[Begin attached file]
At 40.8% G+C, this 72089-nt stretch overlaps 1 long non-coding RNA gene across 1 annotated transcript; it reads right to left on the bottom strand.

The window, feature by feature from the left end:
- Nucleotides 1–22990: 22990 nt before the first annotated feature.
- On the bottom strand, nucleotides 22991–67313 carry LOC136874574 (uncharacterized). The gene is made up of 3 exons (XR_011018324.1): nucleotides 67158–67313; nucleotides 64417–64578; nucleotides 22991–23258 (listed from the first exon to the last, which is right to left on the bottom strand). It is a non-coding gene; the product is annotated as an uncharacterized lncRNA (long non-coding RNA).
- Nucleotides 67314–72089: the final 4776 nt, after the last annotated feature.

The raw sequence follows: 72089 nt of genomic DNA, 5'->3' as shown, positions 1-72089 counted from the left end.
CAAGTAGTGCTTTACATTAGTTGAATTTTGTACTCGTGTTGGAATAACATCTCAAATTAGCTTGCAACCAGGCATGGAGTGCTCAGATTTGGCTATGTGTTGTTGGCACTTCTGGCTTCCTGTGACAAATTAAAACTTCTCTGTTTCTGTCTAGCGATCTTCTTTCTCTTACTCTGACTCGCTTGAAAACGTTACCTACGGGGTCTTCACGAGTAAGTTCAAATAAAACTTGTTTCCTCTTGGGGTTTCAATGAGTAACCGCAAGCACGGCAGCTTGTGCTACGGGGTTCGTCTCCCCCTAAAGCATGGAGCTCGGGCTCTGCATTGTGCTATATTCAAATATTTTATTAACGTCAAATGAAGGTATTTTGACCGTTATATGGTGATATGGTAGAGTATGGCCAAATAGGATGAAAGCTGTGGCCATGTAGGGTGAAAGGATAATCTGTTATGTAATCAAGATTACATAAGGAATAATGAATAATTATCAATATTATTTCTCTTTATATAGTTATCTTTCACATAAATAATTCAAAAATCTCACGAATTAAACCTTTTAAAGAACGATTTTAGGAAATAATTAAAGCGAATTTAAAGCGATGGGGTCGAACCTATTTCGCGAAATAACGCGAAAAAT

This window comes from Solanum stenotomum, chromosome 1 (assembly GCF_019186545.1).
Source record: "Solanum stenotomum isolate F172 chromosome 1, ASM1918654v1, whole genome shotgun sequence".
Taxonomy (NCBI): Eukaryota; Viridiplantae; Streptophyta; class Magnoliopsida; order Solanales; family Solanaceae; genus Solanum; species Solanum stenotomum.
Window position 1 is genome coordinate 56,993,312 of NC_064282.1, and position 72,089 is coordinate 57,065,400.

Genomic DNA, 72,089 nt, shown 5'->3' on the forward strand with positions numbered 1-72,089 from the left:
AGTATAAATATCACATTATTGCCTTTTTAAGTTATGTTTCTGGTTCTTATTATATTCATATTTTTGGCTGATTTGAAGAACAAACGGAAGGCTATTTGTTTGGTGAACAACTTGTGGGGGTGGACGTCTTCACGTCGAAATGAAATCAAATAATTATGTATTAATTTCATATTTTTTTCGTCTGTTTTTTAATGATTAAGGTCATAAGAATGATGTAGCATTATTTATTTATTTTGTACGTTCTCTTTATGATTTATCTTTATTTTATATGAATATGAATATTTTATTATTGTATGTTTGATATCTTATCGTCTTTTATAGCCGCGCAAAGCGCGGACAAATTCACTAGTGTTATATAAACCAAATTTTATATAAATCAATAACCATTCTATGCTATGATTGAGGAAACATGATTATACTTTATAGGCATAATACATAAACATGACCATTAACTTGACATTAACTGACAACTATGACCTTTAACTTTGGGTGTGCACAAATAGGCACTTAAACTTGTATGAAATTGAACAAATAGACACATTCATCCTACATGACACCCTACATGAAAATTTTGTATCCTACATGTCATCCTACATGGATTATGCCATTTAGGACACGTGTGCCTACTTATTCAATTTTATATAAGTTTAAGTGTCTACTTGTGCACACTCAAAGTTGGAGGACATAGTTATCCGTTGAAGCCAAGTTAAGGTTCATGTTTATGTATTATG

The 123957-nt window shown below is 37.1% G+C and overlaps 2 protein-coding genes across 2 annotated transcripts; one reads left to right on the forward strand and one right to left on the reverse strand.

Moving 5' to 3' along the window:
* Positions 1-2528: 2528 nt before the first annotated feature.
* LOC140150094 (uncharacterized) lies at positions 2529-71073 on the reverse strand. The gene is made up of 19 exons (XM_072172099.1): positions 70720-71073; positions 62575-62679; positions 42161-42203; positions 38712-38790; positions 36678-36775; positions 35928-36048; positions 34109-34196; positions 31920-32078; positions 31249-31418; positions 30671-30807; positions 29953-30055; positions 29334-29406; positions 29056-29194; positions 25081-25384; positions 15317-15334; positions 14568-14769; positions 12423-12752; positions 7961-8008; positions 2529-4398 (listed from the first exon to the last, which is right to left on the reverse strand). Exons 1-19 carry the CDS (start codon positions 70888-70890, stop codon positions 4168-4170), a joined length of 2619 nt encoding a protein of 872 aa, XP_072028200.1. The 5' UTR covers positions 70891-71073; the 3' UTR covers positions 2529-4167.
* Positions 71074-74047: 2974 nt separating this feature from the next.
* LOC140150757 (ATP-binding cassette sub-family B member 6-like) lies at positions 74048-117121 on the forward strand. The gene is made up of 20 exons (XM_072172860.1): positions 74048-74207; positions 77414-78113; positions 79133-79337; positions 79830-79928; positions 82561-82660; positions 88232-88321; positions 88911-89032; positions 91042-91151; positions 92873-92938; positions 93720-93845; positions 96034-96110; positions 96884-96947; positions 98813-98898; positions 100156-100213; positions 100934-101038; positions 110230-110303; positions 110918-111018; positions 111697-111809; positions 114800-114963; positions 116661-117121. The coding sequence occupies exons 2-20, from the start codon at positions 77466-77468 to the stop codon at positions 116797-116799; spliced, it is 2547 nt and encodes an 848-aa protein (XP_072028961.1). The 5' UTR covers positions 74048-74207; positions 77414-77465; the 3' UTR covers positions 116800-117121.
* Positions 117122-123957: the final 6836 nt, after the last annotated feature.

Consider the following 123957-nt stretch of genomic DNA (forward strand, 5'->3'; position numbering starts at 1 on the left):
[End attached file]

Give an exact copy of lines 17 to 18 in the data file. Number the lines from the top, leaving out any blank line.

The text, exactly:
* LOC140150094 (uncharacterized) lies at positions 2529-71073 on the reverse strand. The gene is made up of 19 exons (XM_072172099.1): positions 70720-71073; positions 62575-62679; positions 42161-42203; positions 38712-38790; positions 36678-36775; positions 35928-36048; positions 34109-34196; positions 31920-32078; positions 31249-31418; positions 30671-30807; positions 29953-30055; positions 29334-29406; positions 29056-29194; positions 25081-25384; positions 15317-15334; positions 14568-14769; positions 12423-12752; positions 7961-8008; positions 2529-4398 (listed from the first exon to the last, which is right to left on the reverse strand). Exons 1-19 carry the CDS (start codon positions 70888-70890, stop codon positions 4168-4170), a joined length of 2619 nt encoding a protein of 872 aa, XP_072028200.1. The 5' UTR covers positions 70891-71073; the 3' UTR covers positions 2529-4167.
* Positions 71074-74047: 2974 nt separating this feature from the next.